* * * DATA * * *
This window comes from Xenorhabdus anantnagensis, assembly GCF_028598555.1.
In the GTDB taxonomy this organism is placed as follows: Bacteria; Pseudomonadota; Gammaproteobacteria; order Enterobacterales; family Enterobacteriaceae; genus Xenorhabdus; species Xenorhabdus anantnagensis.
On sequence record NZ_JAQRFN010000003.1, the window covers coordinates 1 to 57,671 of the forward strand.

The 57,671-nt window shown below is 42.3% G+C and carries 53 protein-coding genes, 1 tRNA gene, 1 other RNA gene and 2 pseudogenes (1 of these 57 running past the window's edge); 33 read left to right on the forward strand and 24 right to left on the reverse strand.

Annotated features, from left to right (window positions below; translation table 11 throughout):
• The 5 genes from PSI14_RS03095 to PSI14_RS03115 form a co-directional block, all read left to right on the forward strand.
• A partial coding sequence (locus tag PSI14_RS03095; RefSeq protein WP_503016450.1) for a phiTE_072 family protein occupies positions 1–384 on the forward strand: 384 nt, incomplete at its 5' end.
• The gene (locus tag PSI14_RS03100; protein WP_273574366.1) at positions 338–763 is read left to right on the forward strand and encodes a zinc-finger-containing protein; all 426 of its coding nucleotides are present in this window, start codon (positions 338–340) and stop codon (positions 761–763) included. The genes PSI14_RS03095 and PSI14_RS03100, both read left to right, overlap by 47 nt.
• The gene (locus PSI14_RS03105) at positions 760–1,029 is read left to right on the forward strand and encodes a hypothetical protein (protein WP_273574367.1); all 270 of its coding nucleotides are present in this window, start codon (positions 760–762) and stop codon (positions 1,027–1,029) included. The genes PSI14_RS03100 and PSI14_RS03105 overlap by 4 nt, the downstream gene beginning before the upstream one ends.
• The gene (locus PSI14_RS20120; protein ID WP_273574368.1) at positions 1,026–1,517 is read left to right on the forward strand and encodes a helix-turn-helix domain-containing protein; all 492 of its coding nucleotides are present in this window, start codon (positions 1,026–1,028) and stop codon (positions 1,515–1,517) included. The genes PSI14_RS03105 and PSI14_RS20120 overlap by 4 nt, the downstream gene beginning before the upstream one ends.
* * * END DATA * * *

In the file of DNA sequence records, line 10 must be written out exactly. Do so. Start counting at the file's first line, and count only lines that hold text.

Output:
• The gene (locus PSI14_RS20120; protein ID WP_273574368.1) at positions 1,026–1,517 is read left to right on the forward strand and encodes a helix-turn-helix domain-containing protein; all 492 of its coding nucleotides are present in this window, start codon (positions 1,026–1,028) and stop codon (positions 1,515–1,517) included. The genes PSI14_RS03105 and PSI14_RS20120 overlap by 4 nt, the downstream gene beginning before the upstream one ends.